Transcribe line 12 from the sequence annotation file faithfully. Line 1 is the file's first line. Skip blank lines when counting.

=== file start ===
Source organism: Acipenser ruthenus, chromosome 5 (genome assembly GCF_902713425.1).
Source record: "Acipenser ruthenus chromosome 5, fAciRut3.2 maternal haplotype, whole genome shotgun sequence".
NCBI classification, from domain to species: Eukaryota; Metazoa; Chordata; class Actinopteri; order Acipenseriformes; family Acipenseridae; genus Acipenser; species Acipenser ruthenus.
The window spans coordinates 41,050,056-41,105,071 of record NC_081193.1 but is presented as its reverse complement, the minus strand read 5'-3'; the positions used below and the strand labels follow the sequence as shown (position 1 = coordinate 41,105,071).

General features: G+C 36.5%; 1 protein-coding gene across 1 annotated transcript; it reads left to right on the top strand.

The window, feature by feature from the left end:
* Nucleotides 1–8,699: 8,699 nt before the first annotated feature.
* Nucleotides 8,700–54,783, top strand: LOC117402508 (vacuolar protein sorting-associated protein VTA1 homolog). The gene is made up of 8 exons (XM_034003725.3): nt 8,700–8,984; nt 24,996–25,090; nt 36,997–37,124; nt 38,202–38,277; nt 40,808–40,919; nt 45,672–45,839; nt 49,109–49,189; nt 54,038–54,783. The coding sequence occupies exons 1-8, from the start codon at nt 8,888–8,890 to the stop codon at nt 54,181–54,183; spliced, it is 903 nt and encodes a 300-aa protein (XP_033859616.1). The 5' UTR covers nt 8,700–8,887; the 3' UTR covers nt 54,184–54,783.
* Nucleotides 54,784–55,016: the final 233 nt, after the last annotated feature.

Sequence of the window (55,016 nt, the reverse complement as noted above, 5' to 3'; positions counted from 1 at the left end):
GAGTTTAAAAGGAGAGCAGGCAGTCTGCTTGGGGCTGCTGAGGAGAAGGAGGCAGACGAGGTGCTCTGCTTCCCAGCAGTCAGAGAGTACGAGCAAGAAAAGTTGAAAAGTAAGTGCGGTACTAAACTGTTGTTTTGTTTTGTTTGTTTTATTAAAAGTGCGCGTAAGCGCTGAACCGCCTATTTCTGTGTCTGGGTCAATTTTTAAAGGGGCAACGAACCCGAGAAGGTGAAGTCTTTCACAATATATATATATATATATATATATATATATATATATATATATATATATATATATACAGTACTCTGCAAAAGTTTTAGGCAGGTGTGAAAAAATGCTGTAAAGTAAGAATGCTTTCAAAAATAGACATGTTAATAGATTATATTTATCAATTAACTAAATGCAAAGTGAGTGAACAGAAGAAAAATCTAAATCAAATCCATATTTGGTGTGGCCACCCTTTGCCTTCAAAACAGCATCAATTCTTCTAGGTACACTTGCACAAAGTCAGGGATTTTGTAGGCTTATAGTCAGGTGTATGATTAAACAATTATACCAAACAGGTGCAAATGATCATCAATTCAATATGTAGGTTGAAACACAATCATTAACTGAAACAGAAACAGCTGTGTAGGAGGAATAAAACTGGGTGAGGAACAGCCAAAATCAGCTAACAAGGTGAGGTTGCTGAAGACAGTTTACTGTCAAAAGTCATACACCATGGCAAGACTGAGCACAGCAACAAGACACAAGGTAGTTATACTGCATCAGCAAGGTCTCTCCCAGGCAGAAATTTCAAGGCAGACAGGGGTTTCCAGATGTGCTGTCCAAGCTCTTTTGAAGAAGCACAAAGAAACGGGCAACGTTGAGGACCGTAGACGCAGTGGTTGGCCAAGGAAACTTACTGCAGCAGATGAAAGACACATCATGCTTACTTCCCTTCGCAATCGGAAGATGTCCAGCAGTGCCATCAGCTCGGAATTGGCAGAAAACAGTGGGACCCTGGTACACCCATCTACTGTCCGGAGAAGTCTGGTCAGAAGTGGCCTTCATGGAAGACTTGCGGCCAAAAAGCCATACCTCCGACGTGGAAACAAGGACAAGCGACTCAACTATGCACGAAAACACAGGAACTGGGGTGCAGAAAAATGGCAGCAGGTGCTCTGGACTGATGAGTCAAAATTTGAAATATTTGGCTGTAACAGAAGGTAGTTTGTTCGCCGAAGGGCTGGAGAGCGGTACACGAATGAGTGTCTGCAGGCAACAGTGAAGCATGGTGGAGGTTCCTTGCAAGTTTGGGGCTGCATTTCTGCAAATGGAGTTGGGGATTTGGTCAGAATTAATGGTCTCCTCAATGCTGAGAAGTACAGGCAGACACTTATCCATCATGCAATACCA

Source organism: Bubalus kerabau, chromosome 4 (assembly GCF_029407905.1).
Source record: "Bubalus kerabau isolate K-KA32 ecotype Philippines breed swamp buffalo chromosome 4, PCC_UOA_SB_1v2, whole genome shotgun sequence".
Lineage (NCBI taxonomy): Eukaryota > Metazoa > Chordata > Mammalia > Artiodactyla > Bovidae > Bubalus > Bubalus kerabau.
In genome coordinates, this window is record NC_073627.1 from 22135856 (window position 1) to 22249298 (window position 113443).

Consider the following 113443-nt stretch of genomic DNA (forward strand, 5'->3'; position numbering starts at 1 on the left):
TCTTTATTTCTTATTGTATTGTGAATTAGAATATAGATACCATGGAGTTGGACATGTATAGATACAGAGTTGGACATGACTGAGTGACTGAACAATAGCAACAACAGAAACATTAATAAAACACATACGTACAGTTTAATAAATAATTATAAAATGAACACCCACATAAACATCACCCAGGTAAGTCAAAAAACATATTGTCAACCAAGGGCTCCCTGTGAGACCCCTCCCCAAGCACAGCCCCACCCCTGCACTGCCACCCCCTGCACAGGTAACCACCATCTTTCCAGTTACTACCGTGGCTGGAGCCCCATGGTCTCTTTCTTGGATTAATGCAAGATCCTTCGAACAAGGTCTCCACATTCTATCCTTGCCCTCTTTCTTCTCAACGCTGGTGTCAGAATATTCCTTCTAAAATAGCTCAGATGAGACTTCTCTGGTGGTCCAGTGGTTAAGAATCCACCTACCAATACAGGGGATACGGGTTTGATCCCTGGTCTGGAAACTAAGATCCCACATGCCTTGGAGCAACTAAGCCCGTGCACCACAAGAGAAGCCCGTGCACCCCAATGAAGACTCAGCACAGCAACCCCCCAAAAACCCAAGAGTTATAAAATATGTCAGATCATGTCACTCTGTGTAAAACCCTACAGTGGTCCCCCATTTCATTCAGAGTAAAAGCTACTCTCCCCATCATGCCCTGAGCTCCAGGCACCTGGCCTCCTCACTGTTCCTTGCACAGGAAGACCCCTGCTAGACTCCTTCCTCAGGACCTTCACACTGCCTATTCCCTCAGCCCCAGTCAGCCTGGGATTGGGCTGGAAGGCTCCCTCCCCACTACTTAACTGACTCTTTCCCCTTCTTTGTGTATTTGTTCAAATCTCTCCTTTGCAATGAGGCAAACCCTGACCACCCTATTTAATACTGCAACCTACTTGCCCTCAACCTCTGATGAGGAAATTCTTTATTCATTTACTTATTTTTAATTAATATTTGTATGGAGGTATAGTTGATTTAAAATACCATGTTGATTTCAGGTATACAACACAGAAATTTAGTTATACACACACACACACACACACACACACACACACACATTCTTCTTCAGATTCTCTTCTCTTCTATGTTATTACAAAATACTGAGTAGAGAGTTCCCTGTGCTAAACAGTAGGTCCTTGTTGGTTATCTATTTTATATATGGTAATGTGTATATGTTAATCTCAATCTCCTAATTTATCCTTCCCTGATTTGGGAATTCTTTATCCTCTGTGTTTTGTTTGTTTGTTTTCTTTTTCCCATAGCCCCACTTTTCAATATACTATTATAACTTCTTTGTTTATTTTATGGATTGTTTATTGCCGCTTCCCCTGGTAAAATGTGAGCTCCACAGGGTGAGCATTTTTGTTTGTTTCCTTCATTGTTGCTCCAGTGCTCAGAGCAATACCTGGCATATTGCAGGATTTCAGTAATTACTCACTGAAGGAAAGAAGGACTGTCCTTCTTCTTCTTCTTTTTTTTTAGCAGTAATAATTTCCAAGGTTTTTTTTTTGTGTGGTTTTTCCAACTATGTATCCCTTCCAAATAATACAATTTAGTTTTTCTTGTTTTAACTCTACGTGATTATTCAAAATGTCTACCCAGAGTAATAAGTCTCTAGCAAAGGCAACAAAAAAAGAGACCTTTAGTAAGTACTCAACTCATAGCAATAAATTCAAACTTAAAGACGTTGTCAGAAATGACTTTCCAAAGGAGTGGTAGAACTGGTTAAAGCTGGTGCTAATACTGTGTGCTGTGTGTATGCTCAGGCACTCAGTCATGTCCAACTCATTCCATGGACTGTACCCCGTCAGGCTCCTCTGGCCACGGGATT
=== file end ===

Source organism: Bubalus kerabau, chromosome 4 (assembly GCF_029407905.1).